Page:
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Ghostly Legends of the Brattleboro Retreat: Vermont’s Historic Mental Asylum

Haunted Brattleboro Retreat

The Haunted History of Vermont's Brattleboro Retreat and Abandoned Asylums

The Brattleboro Retreat in southern Vermont has a long, complex history as one of the nation's first mental health asylums. Founded in 1834 originally as the Vermont Asylum for the Insane, the Gothic retreat tower and adjoining cemetery on its grounds have become hubs of alleged paranormal phenomena over the years.

When established in the 1830s, the Vermont Asylum for the Insane was seen as revolutionary for its humane approach to mental healthcare, which was largely inspired by Quaker philosophies. The asylum emphasized wholesome activities like farming, crafts, and walking outdoors as natural remedies for patients rather than the harsh punishments utilized at other facilities of the time. As a form of occupational therapy, patients even constructed the iconic 65-foot retreat tower themselves, brick by brick. However, as mental health practices advanced, questionable treatments like lobotomies and electroshock therapy were also implemented at the Brattleboro facility.

Residual Hauntings at the Top of the Tower

In the century since, visitors to the tower and cemetery have reported unsettling presences and events. Witnesses claim to see the ghostly figures of patients plunging from the top of the tower, only to vanish before hitting the ground below. These falls are believed to be residual hauntings reliving the suicides of past residents. The adjoining cemetery also emits an aura of gloom, with shadowy apparitions allegedly sighted darting between the weathered gravestones. Some markers are chillingly labeled only “Unknown” rather than bearing names.

While the Brattleboro Retreat aimed to move away from the horrors of traditional asylums in the 1800s, it could not fully escape the stigma and tragedy that would haunt many mental healthcare institutions of that period. Though approaches were more enlightened than most facilities at the time, invasive procedures still occurred within the walls that perhaps left restless spirits clinging to the grounds.

Eerie Tales and Unsettled Spirits

The eerie tales extend beyond Brattleboro to the former Vermont State Hospital for the Insane in Waterbury. Under the direction of Dr. Eugene Stanley in the early 1900s, patients endured traumatic treatments like forced sterilization, hydrotherapy, and electroshock in the name of eugenics. Stanley was a prominent advocate of the now discredited eugenics movement, which aimed to eliminate so-called undesirable traits through selective breeding and forced procedures. Staff and visitors to the state hospital have reported encountering the souls of tormented patients still trapped within the asylum's walls.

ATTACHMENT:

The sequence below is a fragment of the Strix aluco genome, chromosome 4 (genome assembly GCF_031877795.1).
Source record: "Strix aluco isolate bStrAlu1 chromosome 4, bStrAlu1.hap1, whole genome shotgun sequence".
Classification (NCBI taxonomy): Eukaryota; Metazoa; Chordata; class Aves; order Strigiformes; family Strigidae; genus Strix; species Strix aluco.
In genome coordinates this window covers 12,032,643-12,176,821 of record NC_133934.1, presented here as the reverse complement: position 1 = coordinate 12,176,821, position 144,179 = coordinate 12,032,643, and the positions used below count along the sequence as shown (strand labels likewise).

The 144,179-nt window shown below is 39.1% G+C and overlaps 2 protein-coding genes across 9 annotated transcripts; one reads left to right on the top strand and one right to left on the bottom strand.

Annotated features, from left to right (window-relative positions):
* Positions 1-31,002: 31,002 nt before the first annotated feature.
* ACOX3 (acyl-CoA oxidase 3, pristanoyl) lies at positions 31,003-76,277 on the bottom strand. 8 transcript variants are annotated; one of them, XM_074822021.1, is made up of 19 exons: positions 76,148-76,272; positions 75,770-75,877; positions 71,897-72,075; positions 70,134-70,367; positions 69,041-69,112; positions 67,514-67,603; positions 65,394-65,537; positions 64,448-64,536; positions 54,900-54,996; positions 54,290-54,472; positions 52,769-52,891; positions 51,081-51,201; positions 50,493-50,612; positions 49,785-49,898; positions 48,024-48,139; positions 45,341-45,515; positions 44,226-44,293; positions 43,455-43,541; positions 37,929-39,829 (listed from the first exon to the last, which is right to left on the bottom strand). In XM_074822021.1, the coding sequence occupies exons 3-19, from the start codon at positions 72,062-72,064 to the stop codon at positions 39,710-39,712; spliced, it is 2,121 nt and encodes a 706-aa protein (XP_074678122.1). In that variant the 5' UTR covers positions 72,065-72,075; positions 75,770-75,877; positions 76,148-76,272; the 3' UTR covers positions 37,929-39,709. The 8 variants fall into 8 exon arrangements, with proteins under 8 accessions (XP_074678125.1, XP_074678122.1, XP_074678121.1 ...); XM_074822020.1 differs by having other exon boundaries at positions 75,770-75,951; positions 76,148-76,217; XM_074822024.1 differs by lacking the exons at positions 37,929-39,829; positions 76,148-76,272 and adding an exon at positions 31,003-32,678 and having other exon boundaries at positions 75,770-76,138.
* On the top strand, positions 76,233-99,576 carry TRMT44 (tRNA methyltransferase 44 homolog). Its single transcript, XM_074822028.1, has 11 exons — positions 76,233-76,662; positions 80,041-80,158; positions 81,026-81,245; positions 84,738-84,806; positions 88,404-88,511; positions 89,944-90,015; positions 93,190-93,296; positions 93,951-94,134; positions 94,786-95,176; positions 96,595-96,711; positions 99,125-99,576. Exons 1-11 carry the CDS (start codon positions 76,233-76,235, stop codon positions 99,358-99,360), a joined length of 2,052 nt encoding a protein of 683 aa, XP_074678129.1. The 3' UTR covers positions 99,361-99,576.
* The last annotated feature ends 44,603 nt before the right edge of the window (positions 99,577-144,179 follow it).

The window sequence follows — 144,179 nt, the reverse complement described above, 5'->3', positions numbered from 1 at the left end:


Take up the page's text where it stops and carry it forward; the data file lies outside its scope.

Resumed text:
Vermont Haunted History: Vermont Ghost Stories, Folklore, Myths, Curses and Legends (The Vermonter Series)
  • Alexander, William M. (Author)
  • English (Publication Language)
  • 74 Pages – 08/26/2018 (Publication Date) – Independently published (Publisher)
Green Mountain Ghosts, Ghouls & Unsolved Mysteries
  • Amazon Kindle Edition
  • Citro, Joseph A. (Author)
  • English (Publication Language)
  • 244 Pages – 10/15/1994 (Publication Date) – Mariner Books (Publisher)

However, not all spirits tied to old state psychiatric hospitals in Vermont are nefarious in nature. The former nurses' dormitory of a long-shuttered tuberculosis treatment center was converted into the current Vermont Police Academy. Recruits training there have reportedly been visited by the benevolent ghost of a nurse named Mary who once cared for patients before dying of tuberculosis herself.

Rumors of Haunted Grounds

Unsettled spirits of the deceased
Unsettled spirits of the deceased

While the disturbing practices these facilities once represented have faded into the past, the supernatural legends attached to them endure. The departed souls rumored to haunt the grounds serve as eerie reminders of the Green Mountain State's complex mental health history. Though approaches today emphasize compassion and science rather than suffering, the ghosts of Vermont's asylum era still linger in shadowy memory.

Nurse Mary, the Benevolent and Comforting Spirit

In contrast to the darker tales from Vermont's old asylums, there are also accounts of benevolent spirits lingering behind. The current Vermont Police Academy provides an example of this. The academy building previously served as a state tuberculosis hospital, where a nurse named Mary contracts the disease herself while caring for patients. She ultimately succumbed to tuberculosis as well.

Though Mary passed on, her spirit is said to still make rounds, ensuring recruits are okay. The old hospital call buttons remain in the dorm rooms occupied by trainees. Those who press the buttons at night report being checked on by Mary's gentle ghost, continuing her nursing duties even in death. While most spirits tied to old mental facilities seem tortured, Mary appears as a kind soul reluctant to leave the site of her noble work. Her lingering presence is a touching reminder that not all hauntings need be dark and malevolent.

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Forgotten Tales of Vermont
  • Alexander, William M. (Author)
  • English (Publication Language)
  • 160 Pages – 06/27/2008 (Publication Date) – The History Press (Publisher)

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